These devices are subject to a component failure that in rare cases may limit available therapy. A magnetic switch in these devices may become stuck in the closed position, which in some cases inhibits the device’s ability to treat ventricular or atrial tachyarrhythmias (abnormally fast heart rhythms) and also accelerates battery depletion. Four occurrences have been confirmed out of approximately 46,000 devices; a fifth occurrence is suspected but cannot be confirmed. In the four confirmed cases, patients and/or physicians were alerted to the condition by audible device tones signaling that the magnetic switch was closed. Based on this information, it is important that patients who hear tones from their device immediately contact their physician or go to the hospital emergency room.

    As a precautionary measure, Guidant has recommended that physicians discontinue implanting these devices until further notice. For devices already implanted, Guidant has recommended that physicians change “Enable Magnet Use” to “OFF.” This will ensure appropriate therapy to treat the patient’s abnormally fast heart rhythm.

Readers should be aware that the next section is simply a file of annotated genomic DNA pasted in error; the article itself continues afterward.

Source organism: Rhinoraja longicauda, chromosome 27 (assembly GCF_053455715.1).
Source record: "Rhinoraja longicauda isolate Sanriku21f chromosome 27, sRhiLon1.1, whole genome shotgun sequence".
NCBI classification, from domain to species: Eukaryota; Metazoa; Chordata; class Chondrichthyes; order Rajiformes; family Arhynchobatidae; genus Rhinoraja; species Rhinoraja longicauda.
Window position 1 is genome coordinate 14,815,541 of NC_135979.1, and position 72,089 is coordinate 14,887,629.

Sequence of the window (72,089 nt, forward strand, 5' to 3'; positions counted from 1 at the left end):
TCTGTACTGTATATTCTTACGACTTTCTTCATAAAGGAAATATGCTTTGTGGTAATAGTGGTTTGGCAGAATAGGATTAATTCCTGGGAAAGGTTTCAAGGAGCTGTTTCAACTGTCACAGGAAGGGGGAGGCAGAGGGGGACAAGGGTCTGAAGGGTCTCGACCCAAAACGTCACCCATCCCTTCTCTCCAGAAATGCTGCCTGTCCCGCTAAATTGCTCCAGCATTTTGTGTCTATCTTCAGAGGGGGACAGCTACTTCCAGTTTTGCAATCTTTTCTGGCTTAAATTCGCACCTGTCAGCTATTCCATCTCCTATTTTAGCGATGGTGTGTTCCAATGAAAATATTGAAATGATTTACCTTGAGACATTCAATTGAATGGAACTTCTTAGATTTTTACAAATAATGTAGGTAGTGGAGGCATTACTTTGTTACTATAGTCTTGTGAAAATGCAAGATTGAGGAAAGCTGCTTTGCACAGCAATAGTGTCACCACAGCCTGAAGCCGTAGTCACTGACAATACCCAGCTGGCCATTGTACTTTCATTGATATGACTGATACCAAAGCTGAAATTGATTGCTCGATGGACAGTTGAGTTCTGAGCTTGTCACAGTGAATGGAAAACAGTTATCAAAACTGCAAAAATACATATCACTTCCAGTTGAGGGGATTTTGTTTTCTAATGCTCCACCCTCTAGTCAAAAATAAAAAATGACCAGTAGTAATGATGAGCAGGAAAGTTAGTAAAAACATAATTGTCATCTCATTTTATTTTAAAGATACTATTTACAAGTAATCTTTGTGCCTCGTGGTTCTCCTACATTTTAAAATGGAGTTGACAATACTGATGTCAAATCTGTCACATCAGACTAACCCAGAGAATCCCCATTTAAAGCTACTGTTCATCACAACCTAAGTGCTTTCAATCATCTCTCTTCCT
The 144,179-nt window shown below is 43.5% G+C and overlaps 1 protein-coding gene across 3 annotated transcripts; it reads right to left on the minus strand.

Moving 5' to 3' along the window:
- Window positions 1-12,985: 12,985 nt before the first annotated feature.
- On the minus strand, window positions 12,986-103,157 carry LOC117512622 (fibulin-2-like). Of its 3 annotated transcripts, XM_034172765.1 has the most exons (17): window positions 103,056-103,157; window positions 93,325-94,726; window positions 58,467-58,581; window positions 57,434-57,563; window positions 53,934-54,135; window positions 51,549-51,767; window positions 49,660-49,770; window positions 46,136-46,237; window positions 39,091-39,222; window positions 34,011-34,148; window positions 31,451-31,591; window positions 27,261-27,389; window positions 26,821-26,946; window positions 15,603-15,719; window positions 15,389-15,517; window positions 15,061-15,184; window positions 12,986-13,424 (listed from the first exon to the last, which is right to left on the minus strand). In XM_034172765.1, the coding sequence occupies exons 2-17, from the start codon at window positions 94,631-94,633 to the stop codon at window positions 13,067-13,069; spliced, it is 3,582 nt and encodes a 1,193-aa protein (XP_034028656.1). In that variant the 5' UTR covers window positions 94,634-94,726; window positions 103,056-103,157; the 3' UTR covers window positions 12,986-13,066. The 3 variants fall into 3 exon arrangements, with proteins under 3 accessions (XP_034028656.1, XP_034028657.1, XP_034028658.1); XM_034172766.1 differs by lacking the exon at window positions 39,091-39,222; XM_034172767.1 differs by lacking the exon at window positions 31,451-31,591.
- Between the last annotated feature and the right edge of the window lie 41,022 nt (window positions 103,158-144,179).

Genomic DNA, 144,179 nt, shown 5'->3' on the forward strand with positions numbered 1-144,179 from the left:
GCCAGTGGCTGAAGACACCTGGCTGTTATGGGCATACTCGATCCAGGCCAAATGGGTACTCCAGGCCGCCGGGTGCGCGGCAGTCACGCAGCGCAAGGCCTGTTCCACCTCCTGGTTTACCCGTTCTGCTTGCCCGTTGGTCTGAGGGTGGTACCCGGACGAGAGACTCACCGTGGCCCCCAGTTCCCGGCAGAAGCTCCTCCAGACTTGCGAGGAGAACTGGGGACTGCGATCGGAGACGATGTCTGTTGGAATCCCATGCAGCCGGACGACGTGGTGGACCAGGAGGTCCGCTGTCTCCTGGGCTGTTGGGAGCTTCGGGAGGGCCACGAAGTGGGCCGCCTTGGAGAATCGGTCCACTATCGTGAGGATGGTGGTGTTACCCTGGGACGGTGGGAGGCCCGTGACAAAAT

FDA requests that physicians support Guidant’s efforts to acquire additional information about the performance of these devices. Specifically, FDA asks doctors to test these devices at the time they are no longer in service and if possible to return the devices to the manufacturer for analysis.

    If you are a physician or a patient who has experienced a problem with any of the affected defibrillator models, please send a report to FDA's MedWatch program and to Guidant. See <http://www.fda.gov/medwatch/index.html> for filing information or call 1-800-FDA-1088 (1-800-332-1088).

    Guidant has posted information for patients and physicians on its web site at http://guidant.com/physician_communications/. If you have further questions, you may contact Guidant at 1-866-GUIDANT (1-866-484-3268).

    Knowledge is power ... Stay informed!
    YOU can make a difference - all you have to do is try!

    Dx age 12 current age 46 and counting!
    lost: 5 family members to HCM (SCD, Stroke, CHF)
    Others diagnosed living with HCM (or gene +) include - daughter, niece, nephew, cousin, sister and many many friends!
    Therapy - ICD (implanted 97, 01, 04 and 11, medication
    Currently not obstructed
    Complications - unnecessary pacemaker and stroke (unrelated to each other)